Mystery Books

Mystery Movies

  • Sphere (Special Edition)

    When a spaceship is found 1000 feet below the Pacific Ocean it is carbon dated to be over 400 years old. A crack team of scientist

  • Basic

    Academy Award(r) nominees John Travolta (Best Actor in a Leading Role, Pulp Fiction, 1994) and SamuelL. Jackson (Best Actor in a S

  • The Butterfly Effect (Infinifilm Edition)

    Butterfly Effect, The (DVD)Ashton Kutcher stars as a man who has lost track of time. From an early age, crucial

  • Prometheus

    Ridley Scott, director of "Alien" and "Blade Runner," returns to the genre he helped define. With PROMETHEUS, he creates a groundb

  • The Ninth Gate

    Johnny Depp unlocks the gates to hell in Roman Polanski's newest thriller. Depp stars as Dean Corso, an unscrupulous rare-book dea

  • More...

Mystery Authors

John MacDonald biography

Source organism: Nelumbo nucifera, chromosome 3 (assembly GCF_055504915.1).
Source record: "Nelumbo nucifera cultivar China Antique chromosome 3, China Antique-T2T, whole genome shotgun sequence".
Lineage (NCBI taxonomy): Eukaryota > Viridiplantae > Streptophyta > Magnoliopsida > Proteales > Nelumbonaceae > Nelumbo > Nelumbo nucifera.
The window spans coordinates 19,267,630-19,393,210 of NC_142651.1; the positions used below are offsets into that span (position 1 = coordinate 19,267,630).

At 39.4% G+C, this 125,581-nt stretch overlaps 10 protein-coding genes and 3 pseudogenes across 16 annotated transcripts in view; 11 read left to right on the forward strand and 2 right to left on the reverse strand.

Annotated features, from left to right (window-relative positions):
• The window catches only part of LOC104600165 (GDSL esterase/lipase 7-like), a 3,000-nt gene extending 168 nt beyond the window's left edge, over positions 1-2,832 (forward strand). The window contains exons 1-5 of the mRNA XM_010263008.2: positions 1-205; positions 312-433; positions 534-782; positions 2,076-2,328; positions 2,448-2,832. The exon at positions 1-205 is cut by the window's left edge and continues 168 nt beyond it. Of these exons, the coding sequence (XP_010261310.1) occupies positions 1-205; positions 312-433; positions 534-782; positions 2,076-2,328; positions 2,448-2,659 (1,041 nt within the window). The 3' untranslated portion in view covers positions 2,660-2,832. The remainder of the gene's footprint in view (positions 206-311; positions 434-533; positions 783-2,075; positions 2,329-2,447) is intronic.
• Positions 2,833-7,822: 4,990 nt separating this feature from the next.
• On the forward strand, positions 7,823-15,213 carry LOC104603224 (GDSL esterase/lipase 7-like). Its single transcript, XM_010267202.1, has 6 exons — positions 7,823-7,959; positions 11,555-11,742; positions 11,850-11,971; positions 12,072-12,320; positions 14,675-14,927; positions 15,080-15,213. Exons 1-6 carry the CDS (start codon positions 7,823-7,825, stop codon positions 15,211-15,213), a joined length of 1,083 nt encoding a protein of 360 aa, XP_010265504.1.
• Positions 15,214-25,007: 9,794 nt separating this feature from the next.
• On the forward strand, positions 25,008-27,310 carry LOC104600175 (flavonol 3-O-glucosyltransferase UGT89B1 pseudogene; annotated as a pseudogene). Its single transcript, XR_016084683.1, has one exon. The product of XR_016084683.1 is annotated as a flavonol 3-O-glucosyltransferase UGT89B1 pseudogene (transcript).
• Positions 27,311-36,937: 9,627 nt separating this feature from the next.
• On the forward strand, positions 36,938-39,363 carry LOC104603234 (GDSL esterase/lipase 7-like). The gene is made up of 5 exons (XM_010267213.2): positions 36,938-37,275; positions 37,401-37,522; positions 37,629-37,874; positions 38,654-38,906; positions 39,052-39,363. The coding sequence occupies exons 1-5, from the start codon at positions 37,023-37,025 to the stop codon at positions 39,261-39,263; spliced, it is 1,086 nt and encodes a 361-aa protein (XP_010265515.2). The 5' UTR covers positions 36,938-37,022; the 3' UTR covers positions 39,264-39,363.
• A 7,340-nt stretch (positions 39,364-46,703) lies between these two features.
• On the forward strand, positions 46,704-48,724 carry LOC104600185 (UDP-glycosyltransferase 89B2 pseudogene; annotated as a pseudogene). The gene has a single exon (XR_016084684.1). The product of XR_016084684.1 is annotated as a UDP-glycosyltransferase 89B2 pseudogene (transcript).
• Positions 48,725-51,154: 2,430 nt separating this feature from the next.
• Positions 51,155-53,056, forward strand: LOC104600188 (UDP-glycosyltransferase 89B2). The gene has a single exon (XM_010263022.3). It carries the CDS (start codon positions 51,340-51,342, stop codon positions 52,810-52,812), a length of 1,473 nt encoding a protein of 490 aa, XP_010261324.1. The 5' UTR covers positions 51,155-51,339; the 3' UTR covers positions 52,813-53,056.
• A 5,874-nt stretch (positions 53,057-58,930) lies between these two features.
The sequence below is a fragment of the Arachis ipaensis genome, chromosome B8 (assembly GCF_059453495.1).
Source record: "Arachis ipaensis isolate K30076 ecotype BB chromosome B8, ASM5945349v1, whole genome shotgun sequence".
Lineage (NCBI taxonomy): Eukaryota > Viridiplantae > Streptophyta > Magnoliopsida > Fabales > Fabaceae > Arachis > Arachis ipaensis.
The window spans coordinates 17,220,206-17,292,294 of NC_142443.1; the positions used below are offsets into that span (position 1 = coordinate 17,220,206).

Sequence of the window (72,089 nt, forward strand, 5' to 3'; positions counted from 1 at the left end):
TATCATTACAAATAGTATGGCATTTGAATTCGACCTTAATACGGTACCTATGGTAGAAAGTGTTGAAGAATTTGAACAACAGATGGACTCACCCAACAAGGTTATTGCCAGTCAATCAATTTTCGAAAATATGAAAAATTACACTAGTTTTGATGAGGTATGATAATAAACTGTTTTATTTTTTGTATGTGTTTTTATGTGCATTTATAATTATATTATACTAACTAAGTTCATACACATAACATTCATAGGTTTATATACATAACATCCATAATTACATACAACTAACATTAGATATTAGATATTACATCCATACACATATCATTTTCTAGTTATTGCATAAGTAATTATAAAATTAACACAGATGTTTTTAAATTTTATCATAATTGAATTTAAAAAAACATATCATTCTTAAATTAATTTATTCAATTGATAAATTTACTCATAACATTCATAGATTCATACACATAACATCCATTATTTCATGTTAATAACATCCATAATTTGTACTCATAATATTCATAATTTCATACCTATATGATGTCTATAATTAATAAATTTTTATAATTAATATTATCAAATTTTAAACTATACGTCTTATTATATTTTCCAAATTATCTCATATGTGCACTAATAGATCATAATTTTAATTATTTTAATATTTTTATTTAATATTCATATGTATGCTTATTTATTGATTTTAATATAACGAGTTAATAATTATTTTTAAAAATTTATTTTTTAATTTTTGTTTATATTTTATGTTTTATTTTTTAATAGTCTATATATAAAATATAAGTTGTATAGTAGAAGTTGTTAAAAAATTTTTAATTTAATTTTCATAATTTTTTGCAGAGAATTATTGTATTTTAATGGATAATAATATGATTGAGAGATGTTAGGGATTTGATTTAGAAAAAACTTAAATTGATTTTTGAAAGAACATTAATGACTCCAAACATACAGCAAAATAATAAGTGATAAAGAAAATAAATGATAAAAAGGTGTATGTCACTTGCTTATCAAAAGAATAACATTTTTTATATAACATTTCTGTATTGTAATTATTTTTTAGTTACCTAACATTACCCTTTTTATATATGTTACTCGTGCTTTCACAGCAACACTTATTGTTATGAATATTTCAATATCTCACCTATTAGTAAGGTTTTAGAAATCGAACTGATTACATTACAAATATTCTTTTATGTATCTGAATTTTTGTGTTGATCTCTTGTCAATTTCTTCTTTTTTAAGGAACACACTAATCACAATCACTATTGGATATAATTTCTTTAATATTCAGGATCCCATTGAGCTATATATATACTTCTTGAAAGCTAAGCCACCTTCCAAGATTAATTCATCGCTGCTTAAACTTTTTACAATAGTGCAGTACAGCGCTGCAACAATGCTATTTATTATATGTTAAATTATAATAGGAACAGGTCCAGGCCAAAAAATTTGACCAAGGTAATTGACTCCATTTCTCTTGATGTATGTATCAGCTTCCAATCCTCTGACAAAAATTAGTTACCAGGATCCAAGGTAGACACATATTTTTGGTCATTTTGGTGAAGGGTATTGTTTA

John MacDonald

(1916 - 1986)

John Dann MacDonald (July 24, 1916 December 28, 1986) was an American author. MacDonald was a prolific writer of crime and suspense novels, many of them set in his adopted home of Florida. His best-known works include the popular and critically acclaimed Travis McGee series, and his novel The Executioners, which was adapted into the film Cape Fear. In 1962, MacDonald was named a grandmaster of the Mystery Writers of America, and he won the American Book Award in 1980. Stephen King[1] praised MacDonald as "the great entertainer of our age, and a mesmerizing storyteller."

MacDonald specialized in crime thrillers, many of which are now considered masterpieces of the hardboiled genre. Most of these novels were published as paperback originals, although some were later republished in hardbound editions.

MacDonald's protagonists were often intelligent and introspective men, sometimes with a hard cynical streak. Travis McGee, the "salvage consultant" and "knight in rusting armor," was all of that. McGee made his living by recovering the loot from thefts and swindles, keeping half to finance his "retirement," which he took in pieces as he went along. He first appeared in the 1964 novel The Deep Blue Good-by and was last seen in The Lonely Silver Rain in 1985.

Information source: wikipedia